Having stretched high above $2,000/oz by beginning of August, the gold price has retreated below the $1,950/oz mark when investors began taking home some of the profits after the rally the past few months. While gold demand from manufacturing (for example for jewelry) has been low, the price increase has mainly been driven by gold bugs and speculators. When the buy side temporarily falls away at the high prices, a set back was expected. It remains to be seen whether this is just a temporary consolidation before further runs upwards, or if the peak is behind us. Much will depend on future inflation of the USD and the strength of the recovery of the economy.
Government bond prices dropped during August following a policy shift from the Fed. Fed’s Jay Powell has communicated a policy shift for the Fed, allowing higher inflation at times. The 2% inflation target will from now on be an average target, meaning that inflation above 2% will be tolerated. Investors have interpreted this move as that rates will be kept ultra-low for longer. This has pushed down the price on bonds, as a higher inflation premium is now discounted for. Higher inflation will erode the real return of low-yielding assets, which triggered a sell-off in 30 year Treasury Bonds.
Prices of inflation-linked bonds, however, were not particularly affected by Fed’s policy shift.
Looking more closely at my portfolio, since my July 2020 update the overall portfolio is more or less similar, but with some shifts between assets. Government bonds have decreased, as has gold, but commodities and stocks have rebounded during the month.
The splits are thus similar, and very close to my aimed allocation. I am still overweight in gold, but I am happy with that exposure as an inflation hedge. Government bonds are slightly underweight, but that has not been harmful, at least considering the negative news from the Fed’s policy shift.
From the below graph, it becomes more visible how bonds have fallen, but that the fall has been largely offset by increases in other asset classes. My total wealth has thus remained intact.
From a year to date perspective, I now start to see convergence between assets after the dramatic moves by March. Stocks and commodities have began recovering, while bonds have fallen back toward pre-crisis levels. The investment into stocks and commodities in April seems to have been a wise move.
Lastly, here’s a view of the ETFs in my portfolio, and the performance of each during the last month, in table form. No new money has been added, nor any other trades conducted.
|iShares Global Inflation Linked Govt Bond UCITS ETF||TIPS||IE00B3B8PX14||€607.76||€599.96||-0.56%|
|iShares USD Treasury Bond 20+yr UCITS ETF||Govt Bond Long||IE00BSKRJZ44||€1,325.94||€1,249.68||-1.10%|
|Invesco Bloomberg Commodity UCITS ETF||Commodities||IE00BD6FTQ80||€320.76||€336.48||4.90%|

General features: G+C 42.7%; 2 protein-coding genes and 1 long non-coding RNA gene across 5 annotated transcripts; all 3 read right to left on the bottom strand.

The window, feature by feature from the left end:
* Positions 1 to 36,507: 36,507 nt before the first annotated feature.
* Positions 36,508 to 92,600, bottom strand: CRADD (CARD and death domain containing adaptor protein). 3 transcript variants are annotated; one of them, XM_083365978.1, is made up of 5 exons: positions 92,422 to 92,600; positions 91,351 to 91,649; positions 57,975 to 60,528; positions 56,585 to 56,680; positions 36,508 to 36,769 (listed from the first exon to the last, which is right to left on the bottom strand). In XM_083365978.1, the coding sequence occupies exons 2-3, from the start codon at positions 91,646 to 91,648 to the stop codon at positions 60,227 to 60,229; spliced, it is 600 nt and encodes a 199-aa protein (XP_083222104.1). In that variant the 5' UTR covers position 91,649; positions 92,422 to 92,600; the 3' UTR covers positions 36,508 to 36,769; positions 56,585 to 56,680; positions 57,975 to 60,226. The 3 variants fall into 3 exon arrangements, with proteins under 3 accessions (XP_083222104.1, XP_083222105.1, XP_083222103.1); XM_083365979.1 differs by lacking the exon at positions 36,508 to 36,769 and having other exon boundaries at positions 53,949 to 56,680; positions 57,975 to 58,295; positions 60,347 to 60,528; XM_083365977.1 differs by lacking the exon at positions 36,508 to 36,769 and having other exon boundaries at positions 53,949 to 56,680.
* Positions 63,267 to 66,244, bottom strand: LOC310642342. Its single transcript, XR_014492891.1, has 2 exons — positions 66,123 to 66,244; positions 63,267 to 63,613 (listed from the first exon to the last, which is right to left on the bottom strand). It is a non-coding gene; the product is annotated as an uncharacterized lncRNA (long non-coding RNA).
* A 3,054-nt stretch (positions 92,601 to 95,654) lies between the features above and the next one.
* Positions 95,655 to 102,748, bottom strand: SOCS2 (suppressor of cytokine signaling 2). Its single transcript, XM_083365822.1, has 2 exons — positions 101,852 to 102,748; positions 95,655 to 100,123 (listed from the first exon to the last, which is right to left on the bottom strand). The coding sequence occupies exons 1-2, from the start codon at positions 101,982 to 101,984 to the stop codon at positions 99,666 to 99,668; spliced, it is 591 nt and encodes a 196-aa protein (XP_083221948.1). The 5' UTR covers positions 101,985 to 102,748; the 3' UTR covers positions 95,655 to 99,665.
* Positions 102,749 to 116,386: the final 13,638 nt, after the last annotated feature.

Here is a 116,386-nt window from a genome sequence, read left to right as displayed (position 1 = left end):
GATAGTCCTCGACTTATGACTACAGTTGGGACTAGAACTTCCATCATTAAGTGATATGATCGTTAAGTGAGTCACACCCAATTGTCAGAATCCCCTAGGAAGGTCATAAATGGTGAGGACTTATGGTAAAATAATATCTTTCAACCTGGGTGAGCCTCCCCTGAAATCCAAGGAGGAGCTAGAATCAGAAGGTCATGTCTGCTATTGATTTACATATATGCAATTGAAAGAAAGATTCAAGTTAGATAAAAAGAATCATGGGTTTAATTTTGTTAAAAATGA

|Xtrackers Physical Gold ETC||Gold||GB00B5840F36||€488.91||€481.39||-1.54%|
|Vanguard FTSE All-World UCITS ETF||Equity||IE00B3RBWM25||€1,222.88||€1,291.04||5.57%|
With this update, I would like to thank you for your attention. Remember to keep an eye out on the post on real estate investing that I will be publishing in the next week. It is a lengthy post that I am really happy with, as it covers many aspects of not just real estate, but also how to think when adding other asset classes to your balanced portfolio.
I have also set up a Patreon site, to cover hosting costs, which reach a couple hundred euros annually. If you find any content here at all useful and feel that you can treat me for the equivalent of a double-espresso, read more about what this means on the Support page here on the website. I have a hosting bill of around EUR 140 falling due in November, so any support is extremely helpful, as the monetization of this blog is very limited.
See you again in about a month, and I hope to hear your thoughts on credit ratings in the comment section below.
Until next time, and stay safe,
Book tip: The Everything Bubble: The Endgame For Central Bank Policy by Graham Summers
The Everything Bubble chronicles the creation and evolution of the US financial system, starting with the founding of the US Federal Reserve in 1913 and leading up to the present era of serial bubbles: the Tech Bubble of the ‘90s, the Housing Bubble of the early ‘00s and the current bubble in US sovereign bonds, which are also called Treasuries.
Because these bonds serve as the foundation of our current financial system, when they are in a bubble, it means that all risk assets (truly EVERYTHING), are in a bubble, hence our title, The Everything Bubble. In this sense, the Everything Bubble represents the proverbial end game for central bank policy: the final speculative frenzy induced by Federal Reserve overreach.
The Everything Bubble book is the result of over a decade of research and analysis of the financial markets and economy by noted investment analyst, Graham Summers, MBA. As such, this book is intended for anyone who wants to understand how the US financial system truly operates as well as those interested in the Federal Reserve’s future policy responses when the Everything Bubble bursts.
To that end, The Everything Bubbleis divided into two sections: How We Got Here and What’s to Come. Combined, these sections represent a blueprint for all things finance and money-related in the United States.
For anyone interested in the All Seasons Portfolio and Risk Parity investing, I find this a great read as you enhance your understanding for both the vulnerabilities of the economies (ref. discussion above on credit ratings) and government bonds. Or check out other great books on the topic on the Book recommendation page.
Check it out today on Amazon (affiliate link):